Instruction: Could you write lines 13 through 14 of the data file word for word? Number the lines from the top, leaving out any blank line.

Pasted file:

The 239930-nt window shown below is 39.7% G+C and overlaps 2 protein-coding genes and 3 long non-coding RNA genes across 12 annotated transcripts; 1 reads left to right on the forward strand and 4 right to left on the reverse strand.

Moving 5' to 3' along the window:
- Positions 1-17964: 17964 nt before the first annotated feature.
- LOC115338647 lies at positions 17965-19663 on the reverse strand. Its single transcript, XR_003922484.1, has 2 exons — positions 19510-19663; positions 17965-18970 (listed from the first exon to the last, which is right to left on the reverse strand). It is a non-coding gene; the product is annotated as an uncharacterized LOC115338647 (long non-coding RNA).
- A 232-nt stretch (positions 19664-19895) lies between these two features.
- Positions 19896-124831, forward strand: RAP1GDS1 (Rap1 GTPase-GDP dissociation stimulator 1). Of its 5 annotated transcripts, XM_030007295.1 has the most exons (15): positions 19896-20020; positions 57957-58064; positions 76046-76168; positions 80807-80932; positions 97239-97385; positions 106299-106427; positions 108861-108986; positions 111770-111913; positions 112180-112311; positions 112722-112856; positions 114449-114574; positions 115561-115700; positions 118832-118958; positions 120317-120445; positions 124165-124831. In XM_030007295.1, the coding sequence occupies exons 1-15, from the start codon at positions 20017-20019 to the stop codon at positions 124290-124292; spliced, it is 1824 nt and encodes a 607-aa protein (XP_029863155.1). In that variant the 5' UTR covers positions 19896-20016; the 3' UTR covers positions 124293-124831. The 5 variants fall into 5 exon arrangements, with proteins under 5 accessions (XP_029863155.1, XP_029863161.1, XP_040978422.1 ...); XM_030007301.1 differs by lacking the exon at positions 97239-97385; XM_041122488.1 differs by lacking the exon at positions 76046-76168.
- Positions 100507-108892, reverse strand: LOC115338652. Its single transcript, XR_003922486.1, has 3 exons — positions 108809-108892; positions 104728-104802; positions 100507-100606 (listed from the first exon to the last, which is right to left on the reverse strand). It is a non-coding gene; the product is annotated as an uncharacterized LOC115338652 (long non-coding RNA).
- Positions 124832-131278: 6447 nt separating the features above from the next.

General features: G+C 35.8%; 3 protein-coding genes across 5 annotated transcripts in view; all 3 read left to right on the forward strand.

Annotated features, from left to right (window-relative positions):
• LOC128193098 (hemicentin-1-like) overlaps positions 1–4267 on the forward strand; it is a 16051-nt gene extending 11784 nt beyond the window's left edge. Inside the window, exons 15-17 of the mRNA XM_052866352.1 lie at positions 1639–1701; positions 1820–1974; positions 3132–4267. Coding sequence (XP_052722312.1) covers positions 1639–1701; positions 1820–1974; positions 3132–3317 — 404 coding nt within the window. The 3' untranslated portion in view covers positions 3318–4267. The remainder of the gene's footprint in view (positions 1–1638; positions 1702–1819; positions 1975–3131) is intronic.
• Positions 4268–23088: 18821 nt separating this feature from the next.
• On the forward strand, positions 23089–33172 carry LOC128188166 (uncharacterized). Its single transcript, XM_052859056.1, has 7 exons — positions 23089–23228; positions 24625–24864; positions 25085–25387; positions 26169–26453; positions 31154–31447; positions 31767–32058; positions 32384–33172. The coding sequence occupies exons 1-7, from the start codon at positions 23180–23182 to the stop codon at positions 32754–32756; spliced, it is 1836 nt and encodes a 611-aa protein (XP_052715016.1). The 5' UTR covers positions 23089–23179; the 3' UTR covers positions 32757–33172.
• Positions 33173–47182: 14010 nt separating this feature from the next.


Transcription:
• On the forward strand, positions 23089–33172 carry LOC128188166 (uncharacterized). Its single transcript, XM_052859056.1, has 7 exons — positions 23089–23228; positions 24625–24864; positions 25085–25387; positions 26169–26453; positions 31154–31447; positions 31767–32058; positions 32384–33172. The coding sequence occupies exons 1-7, from the start codon at positions 23180–23182 to the stop codon at positions 32754–32756; spliced, it is 1836 nt and encodes a 611-aa protein (XP_052715016.1). The 5' UTR covers positions 23089–23179; the 3' UTR covers positions 32757–33172.
• Positions 33173–47182: 14010 nt separating this feature from the next.